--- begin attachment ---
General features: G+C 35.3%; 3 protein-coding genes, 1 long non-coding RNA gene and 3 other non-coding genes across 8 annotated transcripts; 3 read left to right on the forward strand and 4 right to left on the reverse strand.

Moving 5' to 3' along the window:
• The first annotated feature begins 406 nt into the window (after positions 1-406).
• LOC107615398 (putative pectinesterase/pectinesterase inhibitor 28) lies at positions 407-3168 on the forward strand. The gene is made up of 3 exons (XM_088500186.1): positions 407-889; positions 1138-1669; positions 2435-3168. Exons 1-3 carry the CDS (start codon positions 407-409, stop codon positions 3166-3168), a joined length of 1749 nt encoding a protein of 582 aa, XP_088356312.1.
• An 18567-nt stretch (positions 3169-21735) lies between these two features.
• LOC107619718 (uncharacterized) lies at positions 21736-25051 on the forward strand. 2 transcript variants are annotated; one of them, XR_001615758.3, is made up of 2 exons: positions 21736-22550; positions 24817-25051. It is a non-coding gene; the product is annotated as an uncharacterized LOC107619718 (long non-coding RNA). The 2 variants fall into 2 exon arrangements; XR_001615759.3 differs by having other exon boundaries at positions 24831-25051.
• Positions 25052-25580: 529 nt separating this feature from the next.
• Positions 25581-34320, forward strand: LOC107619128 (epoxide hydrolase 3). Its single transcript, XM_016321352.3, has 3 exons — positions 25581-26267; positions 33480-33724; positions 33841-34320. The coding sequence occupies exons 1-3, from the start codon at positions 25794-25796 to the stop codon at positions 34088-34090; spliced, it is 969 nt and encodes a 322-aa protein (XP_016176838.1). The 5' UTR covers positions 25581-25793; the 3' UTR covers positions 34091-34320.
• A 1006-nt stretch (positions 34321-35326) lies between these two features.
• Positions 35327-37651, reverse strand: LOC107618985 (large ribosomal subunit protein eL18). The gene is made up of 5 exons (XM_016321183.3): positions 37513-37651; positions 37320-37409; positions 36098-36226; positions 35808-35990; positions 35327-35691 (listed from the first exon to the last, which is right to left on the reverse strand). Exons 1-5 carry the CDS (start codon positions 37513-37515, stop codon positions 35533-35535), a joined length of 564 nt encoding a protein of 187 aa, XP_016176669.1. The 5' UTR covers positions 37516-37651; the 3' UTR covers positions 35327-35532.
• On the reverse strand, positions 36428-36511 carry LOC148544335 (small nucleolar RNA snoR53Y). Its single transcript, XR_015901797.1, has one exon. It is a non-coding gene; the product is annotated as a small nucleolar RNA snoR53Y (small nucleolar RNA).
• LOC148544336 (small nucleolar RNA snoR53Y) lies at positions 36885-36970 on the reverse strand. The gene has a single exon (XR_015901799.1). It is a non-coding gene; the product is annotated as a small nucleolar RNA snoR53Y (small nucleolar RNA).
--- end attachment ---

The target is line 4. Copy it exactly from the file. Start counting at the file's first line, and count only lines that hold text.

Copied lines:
• LOC107615398 (putative pectinesterase/pectinesterase inhibitor 28) lies at positions 407-3168 on the forward strand. The gene is made up of 3 exons (XM_088500186.1): positions 407-889; positions 1138-1669; positions 2435-3168. Exons 1-3 carry the CDS (start codon positions 407-409, stop codon positions 3166-3168), a joined length of 1749 nt encoding a protein of 582 aa, XP_088356312.1.